This post is a courtesy of my mother, Maite, a pastor’s wife, who has copiously studied the book of Ruth and the book of Esther her whole life and knows their hidden nuggets thoroughly.
Aside from being one of the top Bible studies for women, the book of Ruth has a lot of inspiring quotes, and lessons for women today.
One of the main themes of this book is: God can take care of us better than anyone else.
Are you in trouble in your life right now? In fact, that particular message(God can take care of any woman in trouble) in this book is so powerful it could be posited that the book of Ruth is the female version of the book of Job.
Ruth accepted her situation when her loved ones died, she trusted the Lord, and went with whatever was the will of the Lord.
It’s a clear example of what Christian people should do when their loved ones die, and how they should comfort others when their loved ones die as well.
So, let’s discover the book of Ruth and its amazing takeaways:
1. In The Midst Of Bad Circumstances, The Lord Is In Control Of Your Life
Ruth 1:1: “In the days when the judges ruled,there was a famine in the land”.
Ruth 1:3: “Now Elimelek, Naomi’s husband, died, and she was left with her two sons. 4 They married Moabite women, one named Orpah and the other Ruth. After they had lived there about ten years, 5 both Mahlon and Kilion also died, and Naomi was left without her two sons and her husband.”
The book of Ruth opens with the extremely bad circumstances that there were at the time. You name it: hunger, poverty, death or loneliness.
The book of Ruth is also like a Biblical and better version of The Grapes of Wrath.
In the midst of hunger, death and dealing with the loneliness of being a widow, God was taking care of his people. How do we know this?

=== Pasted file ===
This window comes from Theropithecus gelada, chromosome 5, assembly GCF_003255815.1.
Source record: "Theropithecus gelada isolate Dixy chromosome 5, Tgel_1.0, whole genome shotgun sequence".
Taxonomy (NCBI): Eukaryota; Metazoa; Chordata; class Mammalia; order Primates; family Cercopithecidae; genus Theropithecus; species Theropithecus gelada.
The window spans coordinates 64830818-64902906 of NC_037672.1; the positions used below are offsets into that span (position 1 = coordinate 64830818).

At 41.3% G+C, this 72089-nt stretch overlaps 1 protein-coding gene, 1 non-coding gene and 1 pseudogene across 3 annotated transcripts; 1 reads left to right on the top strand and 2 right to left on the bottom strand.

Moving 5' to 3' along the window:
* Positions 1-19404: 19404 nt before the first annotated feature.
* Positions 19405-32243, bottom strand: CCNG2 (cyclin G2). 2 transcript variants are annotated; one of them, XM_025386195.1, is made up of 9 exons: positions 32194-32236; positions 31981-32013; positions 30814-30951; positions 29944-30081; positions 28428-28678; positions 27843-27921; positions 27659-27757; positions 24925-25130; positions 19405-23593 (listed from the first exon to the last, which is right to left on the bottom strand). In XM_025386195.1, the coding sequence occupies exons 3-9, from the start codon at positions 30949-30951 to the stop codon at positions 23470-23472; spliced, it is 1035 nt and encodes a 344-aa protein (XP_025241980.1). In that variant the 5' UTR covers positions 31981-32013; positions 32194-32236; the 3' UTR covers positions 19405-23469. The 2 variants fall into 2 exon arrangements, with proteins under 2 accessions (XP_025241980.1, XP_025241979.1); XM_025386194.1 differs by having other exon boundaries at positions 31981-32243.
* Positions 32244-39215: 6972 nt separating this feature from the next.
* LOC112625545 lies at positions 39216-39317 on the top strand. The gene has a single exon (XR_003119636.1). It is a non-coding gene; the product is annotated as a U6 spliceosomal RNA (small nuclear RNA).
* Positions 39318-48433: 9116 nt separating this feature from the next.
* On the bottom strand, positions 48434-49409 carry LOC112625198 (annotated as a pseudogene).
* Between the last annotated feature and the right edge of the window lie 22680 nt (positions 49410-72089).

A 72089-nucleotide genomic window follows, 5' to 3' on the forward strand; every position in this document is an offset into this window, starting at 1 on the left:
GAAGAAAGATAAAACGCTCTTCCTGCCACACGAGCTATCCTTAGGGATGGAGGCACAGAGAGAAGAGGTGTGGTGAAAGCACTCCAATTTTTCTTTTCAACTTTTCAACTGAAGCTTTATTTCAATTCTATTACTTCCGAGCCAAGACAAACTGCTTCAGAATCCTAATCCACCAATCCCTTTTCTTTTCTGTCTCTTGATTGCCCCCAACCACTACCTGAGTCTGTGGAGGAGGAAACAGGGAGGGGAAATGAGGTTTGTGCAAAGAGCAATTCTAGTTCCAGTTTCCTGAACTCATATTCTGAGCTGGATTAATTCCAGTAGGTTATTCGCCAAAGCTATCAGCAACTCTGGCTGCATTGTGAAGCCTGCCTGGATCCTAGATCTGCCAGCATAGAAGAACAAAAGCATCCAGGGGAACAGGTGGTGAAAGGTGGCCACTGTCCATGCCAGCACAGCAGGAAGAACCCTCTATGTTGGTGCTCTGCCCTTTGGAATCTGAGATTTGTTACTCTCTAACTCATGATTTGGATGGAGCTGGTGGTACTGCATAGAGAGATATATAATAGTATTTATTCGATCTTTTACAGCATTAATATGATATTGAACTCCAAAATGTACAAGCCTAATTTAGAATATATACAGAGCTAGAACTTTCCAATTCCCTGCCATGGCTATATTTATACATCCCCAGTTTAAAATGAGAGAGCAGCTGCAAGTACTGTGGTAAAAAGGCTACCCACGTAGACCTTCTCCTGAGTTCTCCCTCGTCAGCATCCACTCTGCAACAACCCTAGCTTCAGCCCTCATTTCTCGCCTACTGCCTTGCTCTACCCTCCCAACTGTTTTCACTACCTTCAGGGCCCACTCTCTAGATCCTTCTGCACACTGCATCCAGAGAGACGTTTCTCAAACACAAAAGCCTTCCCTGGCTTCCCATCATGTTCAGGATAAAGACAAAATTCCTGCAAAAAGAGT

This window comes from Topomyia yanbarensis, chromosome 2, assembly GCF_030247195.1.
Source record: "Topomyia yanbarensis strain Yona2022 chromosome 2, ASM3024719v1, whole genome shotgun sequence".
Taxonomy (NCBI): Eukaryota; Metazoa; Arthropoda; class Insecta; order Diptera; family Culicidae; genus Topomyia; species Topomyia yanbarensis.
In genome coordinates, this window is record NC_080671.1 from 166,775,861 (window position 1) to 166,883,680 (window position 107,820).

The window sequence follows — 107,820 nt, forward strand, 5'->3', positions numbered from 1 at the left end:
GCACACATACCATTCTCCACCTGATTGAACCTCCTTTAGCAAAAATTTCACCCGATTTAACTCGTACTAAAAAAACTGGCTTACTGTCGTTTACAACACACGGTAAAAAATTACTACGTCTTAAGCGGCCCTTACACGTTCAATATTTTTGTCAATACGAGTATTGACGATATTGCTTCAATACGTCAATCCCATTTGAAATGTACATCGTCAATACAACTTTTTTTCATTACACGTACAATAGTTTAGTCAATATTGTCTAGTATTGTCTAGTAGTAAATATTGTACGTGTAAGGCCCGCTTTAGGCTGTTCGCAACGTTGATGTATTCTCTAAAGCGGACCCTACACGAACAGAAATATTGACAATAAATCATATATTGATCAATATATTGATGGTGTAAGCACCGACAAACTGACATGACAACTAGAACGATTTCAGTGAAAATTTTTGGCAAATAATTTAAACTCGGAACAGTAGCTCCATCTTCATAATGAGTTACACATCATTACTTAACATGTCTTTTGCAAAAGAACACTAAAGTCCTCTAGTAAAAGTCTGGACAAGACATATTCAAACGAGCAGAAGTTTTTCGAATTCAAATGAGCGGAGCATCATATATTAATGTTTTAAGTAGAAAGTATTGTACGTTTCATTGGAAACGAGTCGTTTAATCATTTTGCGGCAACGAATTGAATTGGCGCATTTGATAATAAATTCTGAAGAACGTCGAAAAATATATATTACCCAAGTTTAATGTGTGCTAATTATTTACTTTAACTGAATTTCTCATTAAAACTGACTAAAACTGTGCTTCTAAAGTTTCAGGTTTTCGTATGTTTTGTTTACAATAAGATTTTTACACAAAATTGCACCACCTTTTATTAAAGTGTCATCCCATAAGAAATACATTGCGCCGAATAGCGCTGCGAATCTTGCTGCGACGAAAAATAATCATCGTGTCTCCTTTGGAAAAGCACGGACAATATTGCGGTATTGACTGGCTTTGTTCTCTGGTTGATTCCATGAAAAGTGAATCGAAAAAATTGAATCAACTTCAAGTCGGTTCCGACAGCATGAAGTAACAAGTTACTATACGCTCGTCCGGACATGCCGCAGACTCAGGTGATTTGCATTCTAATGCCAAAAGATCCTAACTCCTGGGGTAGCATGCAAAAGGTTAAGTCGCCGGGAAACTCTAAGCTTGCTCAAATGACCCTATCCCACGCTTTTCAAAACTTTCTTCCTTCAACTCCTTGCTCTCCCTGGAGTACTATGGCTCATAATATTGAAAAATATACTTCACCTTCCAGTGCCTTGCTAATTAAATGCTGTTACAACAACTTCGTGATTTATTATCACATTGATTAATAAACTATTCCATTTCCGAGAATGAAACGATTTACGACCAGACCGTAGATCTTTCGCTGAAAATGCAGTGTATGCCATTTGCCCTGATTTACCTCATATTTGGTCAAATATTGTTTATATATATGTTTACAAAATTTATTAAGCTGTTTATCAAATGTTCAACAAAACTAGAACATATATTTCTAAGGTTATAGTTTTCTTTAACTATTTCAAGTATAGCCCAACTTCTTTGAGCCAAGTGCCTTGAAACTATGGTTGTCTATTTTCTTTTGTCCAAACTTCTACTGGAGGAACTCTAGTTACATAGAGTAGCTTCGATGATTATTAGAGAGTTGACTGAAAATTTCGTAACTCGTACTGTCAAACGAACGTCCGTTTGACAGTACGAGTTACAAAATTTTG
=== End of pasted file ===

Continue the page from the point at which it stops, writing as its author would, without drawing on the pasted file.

The Bible states:
Ruth 1:6: “When Naomi heard in Moab that the Lord had come to the aid of his people by providing food for them, she and her daughters-in-law prepared to return home from there. 7 With her two daughters-in-law she left the place where she had been living and set out on the road that would take them back to the land of Judah”.
There is one big spiritual truth behind a passage like this. First, Moab(a pagan country) represents the places in your life where you are and God isn’t there.
Naomi returning from Moab to the land of Judah(the land of God) represents the spiritual truth for us that: wherever we are, if God isn’t there, we must come back to Him.
The Lord will always draw you back to Him. Because He loves you. Either by causing a famine-like circumstances in your life or some other way.
A subsequent spiritual truth that comes out of this is, it doesn’t matter if you or your family are in a Grapes of Wrath-like situation in your life, the Lord will always provide.
Glory to Him.
2. You May Not Always Understand God’s Plan For Your Life
Just like Naomi and Ruth could not understand, you may not always be able to understand God’s work. Just like Isaiah 28:21 states: